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This info has been adapted from materials developed by Dr. Stephanie Chasteen (CU Boulder).


How many times have you given a lecture and found that students hadn't followed you?

Can you rely on students to ask questions if they don't understand something?

Can you rely on students to know if they don't understand something?


Using classroom response systems, or clickers, helps address all of these issues. The point is not really the use of the technology, but rather the use of questioning and peer instruction to help students learn. Clickers offer several advantages over other questioning strategies. For example, clickers:

  • Are anonymous to the class (but not the instructor), so students will be more willing to take a risk and respond to a question that they wouldn't have responded to in a whole class discussion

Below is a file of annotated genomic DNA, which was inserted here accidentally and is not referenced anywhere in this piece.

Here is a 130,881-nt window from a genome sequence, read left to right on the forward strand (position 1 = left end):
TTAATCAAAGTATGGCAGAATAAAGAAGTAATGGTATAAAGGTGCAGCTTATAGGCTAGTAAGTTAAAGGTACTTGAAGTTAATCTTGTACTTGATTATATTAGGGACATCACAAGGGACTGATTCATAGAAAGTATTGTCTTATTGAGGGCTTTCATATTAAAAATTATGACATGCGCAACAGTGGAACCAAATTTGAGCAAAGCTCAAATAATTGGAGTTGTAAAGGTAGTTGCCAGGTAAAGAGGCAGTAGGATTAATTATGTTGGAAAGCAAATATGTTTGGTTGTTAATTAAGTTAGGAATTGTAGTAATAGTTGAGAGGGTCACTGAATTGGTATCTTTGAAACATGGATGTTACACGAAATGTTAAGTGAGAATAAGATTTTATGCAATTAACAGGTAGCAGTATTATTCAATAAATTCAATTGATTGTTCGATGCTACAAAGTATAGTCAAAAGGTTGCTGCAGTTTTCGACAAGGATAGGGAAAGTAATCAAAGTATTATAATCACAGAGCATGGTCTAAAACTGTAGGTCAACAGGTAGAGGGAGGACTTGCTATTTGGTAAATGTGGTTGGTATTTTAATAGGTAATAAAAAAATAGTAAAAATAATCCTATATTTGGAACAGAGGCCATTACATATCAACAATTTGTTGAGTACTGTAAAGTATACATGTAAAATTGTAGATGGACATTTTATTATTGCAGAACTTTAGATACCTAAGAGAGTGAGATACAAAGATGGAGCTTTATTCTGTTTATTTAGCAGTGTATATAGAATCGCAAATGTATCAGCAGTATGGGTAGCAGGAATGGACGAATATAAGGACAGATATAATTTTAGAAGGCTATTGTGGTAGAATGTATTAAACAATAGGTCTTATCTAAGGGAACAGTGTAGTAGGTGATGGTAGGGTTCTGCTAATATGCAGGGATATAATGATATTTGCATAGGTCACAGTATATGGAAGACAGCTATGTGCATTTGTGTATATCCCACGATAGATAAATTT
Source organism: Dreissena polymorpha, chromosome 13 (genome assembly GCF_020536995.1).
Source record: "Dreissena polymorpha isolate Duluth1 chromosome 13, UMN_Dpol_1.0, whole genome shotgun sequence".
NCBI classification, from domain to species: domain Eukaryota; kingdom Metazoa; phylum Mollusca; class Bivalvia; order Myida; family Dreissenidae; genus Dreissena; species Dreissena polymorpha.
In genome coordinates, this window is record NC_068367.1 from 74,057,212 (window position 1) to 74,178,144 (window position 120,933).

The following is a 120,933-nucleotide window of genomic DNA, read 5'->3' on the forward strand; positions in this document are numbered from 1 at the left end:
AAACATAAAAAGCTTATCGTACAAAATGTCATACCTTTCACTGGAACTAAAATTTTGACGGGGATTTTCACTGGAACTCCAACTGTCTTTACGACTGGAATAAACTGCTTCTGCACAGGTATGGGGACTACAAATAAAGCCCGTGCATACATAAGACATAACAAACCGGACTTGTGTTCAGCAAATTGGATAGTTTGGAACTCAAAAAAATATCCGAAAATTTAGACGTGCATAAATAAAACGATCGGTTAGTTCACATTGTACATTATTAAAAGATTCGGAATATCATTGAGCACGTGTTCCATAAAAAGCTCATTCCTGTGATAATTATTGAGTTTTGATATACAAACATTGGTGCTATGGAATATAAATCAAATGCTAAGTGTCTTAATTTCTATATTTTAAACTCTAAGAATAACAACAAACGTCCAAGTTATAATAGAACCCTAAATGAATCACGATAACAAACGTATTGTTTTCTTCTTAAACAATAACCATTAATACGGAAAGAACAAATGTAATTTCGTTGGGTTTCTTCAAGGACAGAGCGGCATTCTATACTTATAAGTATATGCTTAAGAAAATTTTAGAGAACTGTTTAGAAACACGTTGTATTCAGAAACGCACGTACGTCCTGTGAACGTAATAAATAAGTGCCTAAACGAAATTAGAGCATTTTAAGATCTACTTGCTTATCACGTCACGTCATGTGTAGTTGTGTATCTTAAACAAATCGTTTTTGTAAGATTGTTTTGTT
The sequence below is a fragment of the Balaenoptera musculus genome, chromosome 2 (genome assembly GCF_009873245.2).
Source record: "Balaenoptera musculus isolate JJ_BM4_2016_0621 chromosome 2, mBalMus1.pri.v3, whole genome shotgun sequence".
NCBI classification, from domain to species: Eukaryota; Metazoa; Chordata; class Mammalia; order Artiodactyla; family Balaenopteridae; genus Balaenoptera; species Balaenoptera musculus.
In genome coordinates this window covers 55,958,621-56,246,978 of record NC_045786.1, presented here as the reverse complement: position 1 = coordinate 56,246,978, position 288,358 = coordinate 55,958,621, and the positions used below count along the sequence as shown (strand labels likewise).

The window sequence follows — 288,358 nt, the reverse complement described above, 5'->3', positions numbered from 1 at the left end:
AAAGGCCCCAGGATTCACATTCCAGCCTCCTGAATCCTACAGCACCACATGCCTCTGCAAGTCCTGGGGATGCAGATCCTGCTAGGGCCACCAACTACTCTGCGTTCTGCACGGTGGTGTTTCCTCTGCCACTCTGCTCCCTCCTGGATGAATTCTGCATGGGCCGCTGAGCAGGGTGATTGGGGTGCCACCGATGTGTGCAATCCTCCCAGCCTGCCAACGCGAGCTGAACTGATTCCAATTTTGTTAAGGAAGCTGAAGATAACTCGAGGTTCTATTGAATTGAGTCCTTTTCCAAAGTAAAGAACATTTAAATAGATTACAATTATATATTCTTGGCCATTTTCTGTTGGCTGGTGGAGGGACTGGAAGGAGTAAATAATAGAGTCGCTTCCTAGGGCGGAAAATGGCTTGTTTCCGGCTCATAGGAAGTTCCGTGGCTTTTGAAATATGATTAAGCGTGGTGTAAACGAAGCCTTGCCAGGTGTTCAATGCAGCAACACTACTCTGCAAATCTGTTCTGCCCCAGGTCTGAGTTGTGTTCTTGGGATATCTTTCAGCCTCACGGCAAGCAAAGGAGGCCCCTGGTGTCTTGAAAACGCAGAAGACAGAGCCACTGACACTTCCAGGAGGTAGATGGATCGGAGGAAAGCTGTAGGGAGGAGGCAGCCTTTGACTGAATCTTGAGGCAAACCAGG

• Help ensure equitable participation - everyone has a voice, not just the few students who are comfortable speaking out regularly during class
  • Enforce wait time so that everyone has time to think about the question and formulate a response



If you are interested in learning about designing and teaching an online course, check out the Online Teaching module in our Teaching and Learning Concentration. 



Check out the following for some recommendations on free or low-cost educational technologies to support things such as online discussions, video creation and in-video engagements.